What Makes a Great PPC Account Manager?

By , President at Hanapin Marketing

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Lately I’ve been conducting about 1-2 interviews a week. Most of the time I am interviewing for our Account Manager position. A candidate recently asked something along the lines of, “What traits or behaviors do the great account managers have that the average ones do not?” This exact question is something I spend a good portion of my time trying to figure out and duplicate.

 

While far from complete, here’s what I see as the greatest differences between great PPC account managers and good ones.

 

1. Top performers make sure goals are met, not just to-dos crossed off.

An account manager must know the difference between crossing off tasks and focusing on action that gets an account to goal. The two are not always the same, but both have to be done. For this trait you are looking for someone who does both. They get the things done the client asks for or that they have said will be done, but also do the extra work that ensures that the account is hitting goals.

 

2. Great account managers know when to ask for help.

There’s a line between always asking for someone to step in and going too long without getting assistance. I am looking for people who pull me in after they have identified the issue but they can’t find the exact cause. We can come together to diagnose the issue and create a strategy. Then I would expect the account manager to execute the strategy.

 

3. The best PPC managers know they can’t control everything that happens but they can control their response to what happens.

Bad things are going to happen that are out of your control. Getting frustrated because Google disapproved your ads, your boss changed your goals or new competition is driving up your cost per click is going to burn you out fast. Instead, focus on what you do after you get the bad news. The best take a few minutes to think through different scenarios, weigh the cost and benefit of changes, jump on the issue as soon as they learn about it and over-communicate as they work through the issue so everyone knows what is going on.

 

4. Spotting issues within 24 hours of there being an issue is a trait of top PPC account managers.

This is linked to the above but focuses on urgency. It doesn’t matter if you’re on vacation, have other accounts you are working on or already spent massive amounts of time on an account. When things come off the rails you have to catch it and fix it fast.

 

5. Being able to learn new things and implement what you learn is one of the greatest strengths an account manager can have.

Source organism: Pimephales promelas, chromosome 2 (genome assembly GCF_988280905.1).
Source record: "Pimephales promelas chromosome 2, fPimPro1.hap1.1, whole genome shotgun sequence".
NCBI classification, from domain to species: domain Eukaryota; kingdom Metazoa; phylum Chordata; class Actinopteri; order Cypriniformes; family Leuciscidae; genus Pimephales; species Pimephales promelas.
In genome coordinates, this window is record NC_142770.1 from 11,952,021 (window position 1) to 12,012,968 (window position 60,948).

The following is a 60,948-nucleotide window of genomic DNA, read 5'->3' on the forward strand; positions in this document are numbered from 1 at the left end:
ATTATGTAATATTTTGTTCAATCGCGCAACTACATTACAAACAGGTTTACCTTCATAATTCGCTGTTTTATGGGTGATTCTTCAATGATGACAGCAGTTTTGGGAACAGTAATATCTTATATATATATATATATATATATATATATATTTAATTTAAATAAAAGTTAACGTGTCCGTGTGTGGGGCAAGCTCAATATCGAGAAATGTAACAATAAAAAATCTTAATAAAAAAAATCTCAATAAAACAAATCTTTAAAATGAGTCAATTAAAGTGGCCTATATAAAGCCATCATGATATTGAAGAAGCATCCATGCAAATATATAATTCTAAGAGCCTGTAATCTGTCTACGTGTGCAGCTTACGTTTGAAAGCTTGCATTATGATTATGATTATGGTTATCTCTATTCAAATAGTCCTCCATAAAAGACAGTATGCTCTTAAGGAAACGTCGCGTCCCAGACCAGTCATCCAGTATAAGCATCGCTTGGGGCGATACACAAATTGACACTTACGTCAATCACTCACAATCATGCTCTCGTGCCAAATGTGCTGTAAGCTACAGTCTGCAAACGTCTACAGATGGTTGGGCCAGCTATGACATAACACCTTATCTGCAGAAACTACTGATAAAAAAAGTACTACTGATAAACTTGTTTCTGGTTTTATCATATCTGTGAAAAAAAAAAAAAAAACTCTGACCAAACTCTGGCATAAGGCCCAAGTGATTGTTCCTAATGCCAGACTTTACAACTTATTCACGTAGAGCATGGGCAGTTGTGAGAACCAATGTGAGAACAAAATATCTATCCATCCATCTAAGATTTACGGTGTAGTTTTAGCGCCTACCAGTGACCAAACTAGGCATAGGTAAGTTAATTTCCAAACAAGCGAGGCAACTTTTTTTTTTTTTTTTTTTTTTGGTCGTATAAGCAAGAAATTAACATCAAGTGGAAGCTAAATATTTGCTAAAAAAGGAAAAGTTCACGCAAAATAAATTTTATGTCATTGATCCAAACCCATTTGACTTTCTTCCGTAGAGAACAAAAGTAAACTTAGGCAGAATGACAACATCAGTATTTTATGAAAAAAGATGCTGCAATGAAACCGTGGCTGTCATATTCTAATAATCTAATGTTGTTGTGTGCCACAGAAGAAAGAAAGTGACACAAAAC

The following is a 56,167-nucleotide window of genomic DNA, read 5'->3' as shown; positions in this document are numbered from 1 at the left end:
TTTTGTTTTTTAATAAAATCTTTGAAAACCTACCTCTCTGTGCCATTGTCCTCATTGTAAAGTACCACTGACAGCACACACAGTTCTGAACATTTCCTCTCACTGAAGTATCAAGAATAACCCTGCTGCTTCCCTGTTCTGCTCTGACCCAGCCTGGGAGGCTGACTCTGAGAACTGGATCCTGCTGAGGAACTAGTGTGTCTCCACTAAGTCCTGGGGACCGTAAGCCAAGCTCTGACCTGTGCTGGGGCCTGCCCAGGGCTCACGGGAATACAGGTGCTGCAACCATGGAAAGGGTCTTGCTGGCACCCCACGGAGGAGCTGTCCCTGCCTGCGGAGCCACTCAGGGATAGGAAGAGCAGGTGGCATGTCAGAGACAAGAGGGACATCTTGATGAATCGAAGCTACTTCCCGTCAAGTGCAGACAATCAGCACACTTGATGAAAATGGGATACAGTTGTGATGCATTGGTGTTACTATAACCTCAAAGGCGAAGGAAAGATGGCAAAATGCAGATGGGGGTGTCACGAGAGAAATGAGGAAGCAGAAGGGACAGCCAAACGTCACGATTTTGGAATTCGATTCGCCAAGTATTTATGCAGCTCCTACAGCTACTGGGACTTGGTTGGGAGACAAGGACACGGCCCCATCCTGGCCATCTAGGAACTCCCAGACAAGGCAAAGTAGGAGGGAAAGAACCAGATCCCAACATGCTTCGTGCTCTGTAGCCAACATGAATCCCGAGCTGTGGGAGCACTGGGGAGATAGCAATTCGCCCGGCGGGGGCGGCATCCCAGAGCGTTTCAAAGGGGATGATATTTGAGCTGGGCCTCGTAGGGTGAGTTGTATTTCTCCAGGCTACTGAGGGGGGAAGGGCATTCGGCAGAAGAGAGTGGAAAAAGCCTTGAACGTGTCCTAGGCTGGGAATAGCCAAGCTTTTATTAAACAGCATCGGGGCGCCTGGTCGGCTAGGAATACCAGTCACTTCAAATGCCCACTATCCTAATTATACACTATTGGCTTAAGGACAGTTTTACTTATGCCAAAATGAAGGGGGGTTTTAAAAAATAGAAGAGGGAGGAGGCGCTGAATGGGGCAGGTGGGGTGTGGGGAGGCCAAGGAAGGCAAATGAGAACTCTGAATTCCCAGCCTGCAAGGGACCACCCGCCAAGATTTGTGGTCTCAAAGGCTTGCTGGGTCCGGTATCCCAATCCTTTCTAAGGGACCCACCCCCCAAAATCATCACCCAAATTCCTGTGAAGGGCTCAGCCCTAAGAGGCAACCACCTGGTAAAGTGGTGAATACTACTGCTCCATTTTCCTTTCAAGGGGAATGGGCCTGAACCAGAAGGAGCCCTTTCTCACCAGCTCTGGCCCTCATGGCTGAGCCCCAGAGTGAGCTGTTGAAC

Even a great PPC account manager won’t be great for long if they don’t keep learning. Too many things change too fast to not always be growing. Beyond just learning new things it is also important that account managers can implement what they learn.

 

Good questions to ask/be prepared for when doing a PPC interview:

 

1. Describe a time when you had a list of tasks to complete for a client/on an account but you knew that what was on that list wasn’t enough to hit goal(s). What did you do to ensure the client/your boss was happy and that and that goals were achieved?

 

2. Has there ever been a time when you had to ask for help on an account? What point did you ask for it and how did the help come (i.e. was it on the analysis portion, brainstorming ideas, executing)?

 

3. Describe a time that an account came off the rails. What caused it to happen? How long did it take to notice there was an issue? What was the first thing you did after realizing there was an issue? How did you resolve it and how long did it take?

 

4. Explain the system you have set up to ensure that you catch mistakes or external issues quickly. What’s the last change to that system you’ve made?

 

5. What’s the last Google update that really forced you to learn something new? How did you learn it? What happened when you implemented it?

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  • Jordan

    Great content, but did you have someone proofread it first?

    • http://www.hanapinmarketing.com PPC Hero

      Thanks for the comment! The errors in the earlier version should be fixed now.

  • http://www.facebook.com/raju.paliwaal Raju Paliwal

    Worth reading. Thanks jeff

  • http://twitter.com/louishavri Louis Havriliuc
  • Marco

    the number 4 question might be a good topic for your next post :)